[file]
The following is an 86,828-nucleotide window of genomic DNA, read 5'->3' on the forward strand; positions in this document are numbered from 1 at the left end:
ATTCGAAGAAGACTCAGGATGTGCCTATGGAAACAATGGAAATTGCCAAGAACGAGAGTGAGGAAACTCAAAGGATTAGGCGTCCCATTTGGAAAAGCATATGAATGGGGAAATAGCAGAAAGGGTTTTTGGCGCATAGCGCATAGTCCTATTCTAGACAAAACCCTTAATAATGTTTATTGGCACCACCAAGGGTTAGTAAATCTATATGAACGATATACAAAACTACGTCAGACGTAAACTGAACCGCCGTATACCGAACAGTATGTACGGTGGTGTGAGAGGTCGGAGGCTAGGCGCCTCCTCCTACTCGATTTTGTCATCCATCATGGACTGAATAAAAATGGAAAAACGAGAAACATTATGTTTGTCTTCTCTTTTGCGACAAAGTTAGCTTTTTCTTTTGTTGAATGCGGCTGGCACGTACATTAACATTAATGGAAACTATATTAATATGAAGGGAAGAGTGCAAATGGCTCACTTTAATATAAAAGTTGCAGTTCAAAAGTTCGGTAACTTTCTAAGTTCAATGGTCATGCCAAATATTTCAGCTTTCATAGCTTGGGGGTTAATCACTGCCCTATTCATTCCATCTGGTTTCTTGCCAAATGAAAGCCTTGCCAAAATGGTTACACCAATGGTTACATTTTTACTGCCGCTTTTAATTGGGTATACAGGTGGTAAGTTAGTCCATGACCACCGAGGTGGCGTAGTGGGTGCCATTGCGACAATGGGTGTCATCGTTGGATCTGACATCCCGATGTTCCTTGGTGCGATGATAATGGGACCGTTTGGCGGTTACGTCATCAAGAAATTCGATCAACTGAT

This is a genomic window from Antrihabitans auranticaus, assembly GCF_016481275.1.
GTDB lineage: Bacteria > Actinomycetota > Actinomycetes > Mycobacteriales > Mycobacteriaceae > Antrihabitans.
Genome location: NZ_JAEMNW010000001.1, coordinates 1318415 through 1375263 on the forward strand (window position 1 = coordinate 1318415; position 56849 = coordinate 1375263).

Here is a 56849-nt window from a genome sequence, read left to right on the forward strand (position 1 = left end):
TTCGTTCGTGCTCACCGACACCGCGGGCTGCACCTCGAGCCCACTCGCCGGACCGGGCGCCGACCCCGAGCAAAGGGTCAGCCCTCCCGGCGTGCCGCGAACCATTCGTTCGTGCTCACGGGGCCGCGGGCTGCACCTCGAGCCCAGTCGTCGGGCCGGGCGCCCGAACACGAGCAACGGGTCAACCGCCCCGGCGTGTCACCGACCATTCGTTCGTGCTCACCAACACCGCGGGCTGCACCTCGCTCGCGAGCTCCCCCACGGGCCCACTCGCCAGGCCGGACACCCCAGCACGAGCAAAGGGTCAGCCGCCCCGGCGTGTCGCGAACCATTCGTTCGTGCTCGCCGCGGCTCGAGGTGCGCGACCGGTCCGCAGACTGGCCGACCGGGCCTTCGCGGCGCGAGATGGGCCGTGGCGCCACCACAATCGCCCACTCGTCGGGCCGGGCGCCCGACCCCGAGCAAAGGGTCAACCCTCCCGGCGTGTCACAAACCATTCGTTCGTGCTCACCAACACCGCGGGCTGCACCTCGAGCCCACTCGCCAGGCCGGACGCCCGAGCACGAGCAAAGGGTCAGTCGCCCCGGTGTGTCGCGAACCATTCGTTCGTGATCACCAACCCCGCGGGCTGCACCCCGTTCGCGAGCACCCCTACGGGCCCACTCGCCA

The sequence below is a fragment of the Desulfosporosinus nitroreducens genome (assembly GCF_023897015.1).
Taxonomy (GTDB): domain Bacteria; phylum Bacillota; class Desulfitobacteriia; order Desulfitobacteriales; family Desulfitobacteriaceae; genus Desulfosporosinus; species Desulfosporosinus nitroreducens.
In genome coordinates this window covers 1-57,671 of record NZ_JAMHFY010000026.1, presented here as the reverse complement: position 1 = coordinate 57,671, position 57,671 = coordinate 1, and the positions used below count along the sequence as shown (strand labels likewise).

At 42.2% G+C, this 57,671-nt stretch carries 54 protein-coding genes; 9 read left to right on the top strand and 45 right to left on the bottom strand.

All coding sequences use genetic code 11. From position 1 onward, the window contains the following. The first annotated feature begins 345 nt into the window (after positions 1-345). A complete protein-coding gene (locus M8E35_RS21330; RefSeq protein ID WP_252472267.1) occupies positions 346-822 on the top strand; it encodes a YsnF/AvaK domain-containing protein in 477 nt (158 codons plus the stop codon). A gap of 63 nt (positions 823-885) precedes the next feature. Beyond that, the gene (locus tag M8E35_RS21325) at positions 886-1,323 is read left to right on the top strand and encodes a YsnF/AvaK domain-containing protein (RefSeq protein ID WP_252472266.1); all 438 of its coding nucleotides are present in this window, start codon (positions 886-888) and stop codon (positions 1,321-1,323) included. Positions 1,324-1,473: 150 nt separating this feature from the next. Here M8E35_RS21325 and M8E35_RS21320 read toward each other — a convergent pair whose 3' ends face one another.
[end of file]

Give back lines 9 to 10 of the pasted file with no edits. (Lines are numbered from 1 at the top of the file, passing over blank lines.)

Taxonomy (GTDB): domain Bacteria; phylum Bacillota; class Desulfitobacteriia; order Desulfitobacteriales; family Desulfitobacteriaceae; genus Desulfosporosinus; species Desulfosporosinus nitroreducens.
In genome coordinates this window covers 1-57,671 of record NZ_JAMHFY010000026.1, presented here as the reverse complement: position 1 = coordinate 57,671, position 57,671 = coordinate 1, and the positions used below count along the sequence as shown (strand labels likewise).